Why Is My A/C Blowing Hot Air?

Why Is My A/C Blowing Hot Air?

Properly working air conditioning is a necessity for those in Kaneohe, HI. During the hotter months in Hawaii, drivers become more reliant on their A/C than ever. Now imagine getting into your car, SUV, or truck and blasting the A/C, only to find that it only blows hot air.    You might be wondering, “why is my car A/C still only blowing hot air?” Below are some of the most prevalent reasons why auto A/C may stop blowing cold air: Refrigerant Leak -  Low refrigerant levels are the most common culprit of warm A/C. If there is a lack of refrigerant circulating through the A/C system, then it can’t eliminate the heat successfully. At Willy’s Transmission & Air Conditioning, we can pinpoint leaks and patch them up with no problem. Failing Condenser - The condenser is an air conditioning component that is responsible for removing warmth from the refrigerant released from the compressor. This process cools down the refrigerant before it turns in ... read more

How Often Does Transmission Fluid Need to be Changed?

How Often Does Transmission Fluid Need to be Changed?

Transmission fluid is what helps to keep your car moving while in gear. The gears in your transmission are constantly meshing, which produces a lot of heat. Over time, the transmission fluid can break down and become less effective at doing its job. That's why it's essential to change your transmission fluid regularly. But how often should you do it? How Often Should You Change Your Transmission Fluid? The general rule of thumb is to change your transmission fluid every 30,000 miles or every two years, whichever comes first. However, this may vary depending on the make and model of your car as well as your driving habits. If you do a lot of stop-and-go driving or frequently tow heavy loads, you may need to change your transmission fluid more often. Some carmakers have started to extend the recommended interval for changing transmission fluid. For example, Honda now recommends that you change your transmission fluid every 100,000 miles under "normal" driving conditi ... read more

Why Do My Car Vents Stink?

Why Do My Car Vents Stink?

If you’ve ever caught a foul odor coming from your vehicle’s air vents, you know that it can be difficult to ignore. With stinky vents and temperatures rising, you’re going to need to freshen up your car’s air conditioning system. In order to combat the bad smell, you’ll need to know how it is formed and how to avoid it.    The two most common explanations for bad car A/C odors are a dirty air filter and moisture or mildew buildup in the air conditioning system. Odors can simply develop from a clogged air filter. However, the most common culprit is when drivers neglect their A/C system so poorly that mold builds up. Negative Effects of Mildew Foul Odors - Not only can it be annoying to smell, but it can make your passengers suffer too. The longer you let the smell stick around, the smell will worsen. Rapid Growth - If mold exists in your car air conditioning system, it will grow and spread. Soon enough, it can get into your car carpets and u ... read more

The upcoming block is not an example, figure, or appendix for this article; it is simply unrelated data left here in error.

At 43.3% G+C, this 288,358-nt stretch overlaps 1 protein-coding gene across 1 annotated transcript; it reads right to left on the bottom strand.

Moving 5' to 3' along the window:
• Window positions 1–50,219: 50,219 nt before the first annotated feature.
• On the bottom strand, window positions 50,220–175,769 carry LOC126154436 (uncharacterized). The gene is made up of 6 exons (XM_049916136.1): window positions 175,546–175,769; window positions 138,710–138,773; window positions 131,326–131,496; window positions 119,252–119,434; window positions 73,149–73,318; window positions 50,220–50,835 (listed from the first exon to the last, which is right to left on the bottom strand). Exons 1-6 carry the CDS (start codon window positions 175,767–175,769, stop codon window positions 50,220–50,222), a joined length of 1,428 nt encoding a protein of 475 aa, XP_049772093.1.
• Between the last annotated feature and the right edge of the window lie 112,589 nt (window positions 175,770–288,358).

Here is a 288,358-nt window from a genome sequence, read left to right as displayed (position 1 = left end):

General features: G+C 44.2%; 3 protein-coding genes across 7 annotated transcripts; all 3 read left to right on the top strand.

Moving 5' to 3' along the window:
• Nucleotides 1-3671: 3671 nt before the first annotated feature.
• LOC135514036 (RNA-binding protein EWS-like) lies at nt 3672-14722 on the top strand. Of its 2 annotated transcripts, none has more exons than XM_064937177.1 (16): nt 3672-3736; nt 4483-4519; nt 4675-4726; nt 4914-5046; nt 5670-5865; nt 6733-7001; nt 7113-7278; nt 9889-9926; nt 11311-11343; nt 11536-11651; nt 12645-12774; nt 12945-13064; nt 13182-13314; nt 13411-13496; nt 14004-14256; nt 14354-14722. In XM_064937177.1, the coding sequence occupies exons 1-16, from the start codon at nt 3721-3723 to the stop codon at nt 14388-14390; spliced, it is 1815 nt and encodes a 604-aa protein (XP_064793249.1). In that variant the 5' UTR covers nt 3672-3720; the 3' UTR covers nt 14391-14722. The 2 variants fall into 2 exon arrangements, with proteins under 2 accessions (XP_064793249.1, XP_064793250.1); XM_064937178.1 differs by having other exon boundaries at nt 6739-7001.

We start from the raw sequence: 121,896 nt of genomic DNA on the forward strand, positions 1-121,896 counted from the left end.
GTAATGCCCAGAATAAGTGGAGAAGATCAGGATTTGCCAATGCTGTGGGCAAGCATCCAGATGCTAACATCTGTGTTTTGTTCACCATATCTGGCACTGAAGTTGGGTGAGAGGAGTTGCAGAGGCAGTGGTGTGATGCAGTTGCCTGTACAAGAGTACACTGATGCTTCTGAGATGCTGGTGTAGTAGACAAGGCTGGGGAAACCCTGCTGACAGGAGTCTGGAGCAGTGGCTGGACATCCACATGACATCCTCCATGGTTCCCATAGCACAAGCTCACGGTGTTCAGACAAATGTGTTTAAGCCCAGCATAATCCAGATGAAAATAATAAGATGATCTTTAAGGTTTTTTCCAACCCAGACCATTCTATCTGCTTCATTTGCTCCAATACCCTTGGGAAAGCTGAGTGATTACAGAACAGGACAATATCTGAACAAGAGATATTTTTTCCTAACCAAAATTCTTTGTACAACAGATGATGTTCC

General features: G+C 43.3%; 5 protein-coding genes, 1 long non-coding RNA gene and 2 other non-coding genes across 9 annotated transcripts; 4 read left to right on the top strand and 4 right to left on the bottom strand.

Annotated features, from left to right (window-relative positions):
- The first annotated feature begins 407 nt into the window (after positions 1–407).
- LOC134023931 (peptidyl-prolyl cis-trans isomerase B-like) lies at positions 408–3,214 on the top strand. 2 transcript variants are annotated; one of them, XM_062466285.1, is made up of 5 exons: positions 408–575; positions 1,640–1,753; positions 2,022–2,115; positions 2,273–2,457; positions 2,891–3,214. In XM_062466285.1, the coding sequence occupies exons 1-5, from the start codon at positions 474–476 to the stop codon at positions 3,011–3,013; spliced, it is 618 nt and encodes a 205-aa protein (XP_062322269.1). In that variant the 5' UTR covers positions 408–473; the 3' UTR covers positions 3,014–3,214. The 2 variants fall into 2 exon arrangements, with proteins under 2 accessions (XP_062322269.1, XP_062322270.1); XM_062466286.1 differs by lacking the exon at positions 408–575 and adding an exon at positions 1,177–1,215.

Symptoms Of A Bad Or Failing Transmission Speed Sensor

Transmission speed sensors are used to calculate the actual gear ratio of the transmission while in use. There are generally two speed sensors that work in conjunction to provide accurate transmission data to the vehicle's powertrain control module. The first is known as the input shaft speed (ISS) sensor. As described, this sensor is used to monitor the speed of the transmission's input shaft. The other sensor is the output shaft speed (OSS) sensor. If either of these two sensors falls out of alignment or experience electrical issues, it impacts the operation of the entire transmission. After registering data, the two transmission speed sensors, also commonly referred to as vehicle speed sensors (VSS), send data to the powertrain control module (PCM), which compares these two inputs and calculates which gear the transmission should engage for efficient driving. The actual gear ratio is then compared to the desired gear ratio. If the desired gear and the actual gear do not mat ... read more

13 Things You Should Never Do To Your Car

Never Overfill the Tires to 'Get Better Gas Mileage' The Internet is filled with testimonials from people who claim they upped their mileage simply by inflating their tires to the maximum pressure listed on the sidewall. What they don't tell you about is the rougher ride, premature tire wear, longer stopping distances and increased repair costs due to worn-out suspension components. The recommended tire pressure for your car is listed on a placard inside the driver's door frame and it's based on vehicle weight along with the best possible handling. Inflating your tires to the maximum pressure listed on the tire is okay if you're hauling a very heavy load. But you must reduce the tire pressure to the recommended pressure once you remove the load. Driving a normal load on over-inflated tires reduces rolling resistance and that can increase your mileage slightly. That means you have less rubber in contact with the road, which reduces traction. Ove ... read more